U.S. Fish and Wildlife Service
134 Union Boulevard
Lakewood, Colorado 80228
For Immediate Release
October 1, 2012
Contact: Leith Edgar, (303) 236-4588; email@example.com
Service Proposes to Protect Coral Pink Sand Dunes Tiger Beetle Under the Endangered Species Act
Agency Seeks Information from the Public, Scientific Community Before Making Final Decision
Current evidence suggests that the Coral Pink Sand Dunes tiger beetle (Cicindela albissima) may become threatened with extinction in the foreseeable future, the U.S. Fish and Wildlife Service (Service) announced today. As a result, the Service has proposed to protect the species under the Endangered Species Act (ESA), and is seeking new information from the public and the scientific community that will assist the agency in making a final determination.
The Coral Pink Sand Dunes tiger beetle is a species of insect that occupies the Coral Pink Sand Dunes geologic feature in Kane County, Utah. The Coral Pink Sand Dunes tiger beetle has one of the smallest geographical ranges of any known insect. Currently, known populations are restricted to two small areas within the Coral Pink Sand Dunes geological feature on Bureau of Land Management and Utah State Park lands.
The Service first identified the Coral Pink Sand Dunes tiger beetle as a candidate for ESA protection in 1984, due to the threat posed by off-road vehicle use. The species continues to experience habitat loss due to off-road vehicle use, and it is also threatened by the effects of drought and climate change.
Service biologists have identified 2,276 acres in Kane County, Utah that contain sand dune habitat essential to the conservation of the species. Of the total acreage identified, 767 acres are located within Coral Pink Sand Dunes State Park, and 1,508 acres are located on land managed by the Bureau of Land Management.
The ESA requires the Service to identify the location of habitat essential for the conservation of the species, which the Act terms “critical habitat.” This identification helps Federal agencies identify actions that may affect listed species or their habitat, and to work with the Service to avoid or minimize those impacts. Identifying this habitat also helps raise awareness of the habitat needs of imperiled species and focus the conservation efforts of other partners such as state and local governments, non-governmental organizations, and individual landowners.
Although non-federal lands have initially been included in these areas, activities on these lands are not affected now, and will not necessarily be affected if the species is protected under the ESA in the future. Only if an activity is authorized, funded or carried out by a federal agency will the agency need to work with the Service to help landowners avoid, reduce or mitigate potential impacts to listed species or their identified habitat.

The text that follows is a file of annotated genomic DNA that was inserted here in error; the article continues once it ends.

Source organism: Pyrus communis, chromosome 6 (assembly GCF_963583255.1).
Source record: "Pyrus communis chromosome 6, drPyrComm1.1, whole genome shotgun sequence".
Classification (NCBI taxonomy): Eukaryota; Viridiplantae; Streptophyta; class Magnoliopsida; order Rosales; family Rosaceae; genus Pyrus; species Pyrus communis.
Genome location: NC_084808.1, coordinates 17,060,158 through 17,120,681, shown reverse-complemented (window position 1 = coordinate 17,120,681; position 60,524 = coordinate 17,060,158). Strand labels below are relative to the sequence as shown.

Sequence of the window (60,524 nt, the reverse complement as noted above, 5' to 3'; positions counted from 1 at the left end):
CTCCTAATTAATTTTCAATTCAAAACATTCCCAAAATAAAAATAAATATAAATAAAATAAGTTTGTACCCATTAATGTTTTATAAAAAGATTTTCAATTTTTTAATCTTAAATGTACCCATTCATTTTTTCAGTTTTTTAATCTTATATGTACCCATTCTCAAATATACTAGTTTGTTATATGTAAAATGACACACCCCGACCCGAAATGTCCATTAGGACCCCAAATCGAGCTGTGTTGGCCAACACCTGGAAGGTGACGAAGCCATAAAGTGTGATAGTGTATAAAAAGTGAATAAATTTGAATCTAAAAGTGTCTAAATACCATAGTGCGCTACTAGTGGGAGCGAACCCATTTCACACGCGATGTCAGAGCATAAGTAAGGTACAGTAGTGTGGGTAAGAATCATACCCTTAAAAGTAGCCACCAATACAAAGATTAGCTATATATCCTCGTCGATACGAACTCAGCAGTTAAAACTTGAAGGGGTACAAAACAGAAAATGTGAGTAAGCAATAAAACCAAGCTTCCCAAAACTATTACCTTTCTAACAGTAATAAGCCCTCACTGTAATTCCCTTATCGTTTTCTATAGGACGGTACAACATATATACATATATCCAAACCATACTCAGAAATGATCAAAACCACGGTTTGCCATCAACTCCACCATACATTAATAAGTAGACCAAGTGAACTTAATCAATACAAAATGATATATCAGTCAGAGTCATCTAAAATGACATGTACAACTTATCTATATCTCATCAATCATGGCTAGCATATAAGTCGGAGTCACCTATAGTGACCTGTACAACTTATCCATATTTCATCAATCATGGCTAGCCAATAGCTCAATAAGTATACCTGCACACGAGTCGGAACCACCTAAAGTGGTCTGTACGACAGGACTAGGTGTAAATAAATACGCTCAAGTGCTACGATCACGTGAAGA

Today’s proposal is part of the Service’s efforts to implement a court-approved work plan that resolves a series of lawsuits concerning the agency’s ESA Listing Program. The intent of the agreement is to significantly reduce litigation-driven workloads and allow the agency to focus its resources on the species most in need of the ESA’s protections over the next five years.
The final decision to add the Coral Pink Sand Dunes tiger beetle to the Federal List of Endangered and Threatened Wildlife and Plants, as well as the final identification of areas containing habitat essential to the species, will be based on the best scientific information available. In addition, the Service will utilize an economic analysis to inform and refine its identification of this habitat. Only areas that contain habitat essential to the conservation of the species, and where the benefits of this habitat outweigh potential economic impacts, will be included in the final identification.
The Service will open a 60-day public comment period on October 2nd to allow the public to review and comment on the proposal and provide additional information. All relevant information received from the public, government agencies, the scientific community, industry, or any other interested parties will be considered and addressed in the agency’s final listing determination for the species and identification of habitat essential to its conservation.
Comments and information may be submitted to the Federal Register online through the Federal eRulemaking Portal at http://www.regulations.gov (follow the instructions for submitting comments and use Docket No. FWS–R6-ES-2012-0053) or via U.S. mail or hand delivery to Utah Ecological Services Field Office at 2369 West Orton Circle, Suite 50, West Valley, Utah 84119 (telephone 801-975-3330; facsimile 801-975-3331). Comments must be received or on or before December 26, 2012.
More information is available online at http://www.fws.gov/mountain-prairie/endspp/invertebrates.html.
The mission of the U.S. Fish and Wildlife Service is working with others to conserve, protect, and enhance fish, wildlife, plants, and their habitats for the continuing benefit of the American people. We are both a leader and trusted partner in fish and wildlife conservation, known for our scientific excellence, stewardship of lands and natural resources, dedicated professionals, and commitment to public service.
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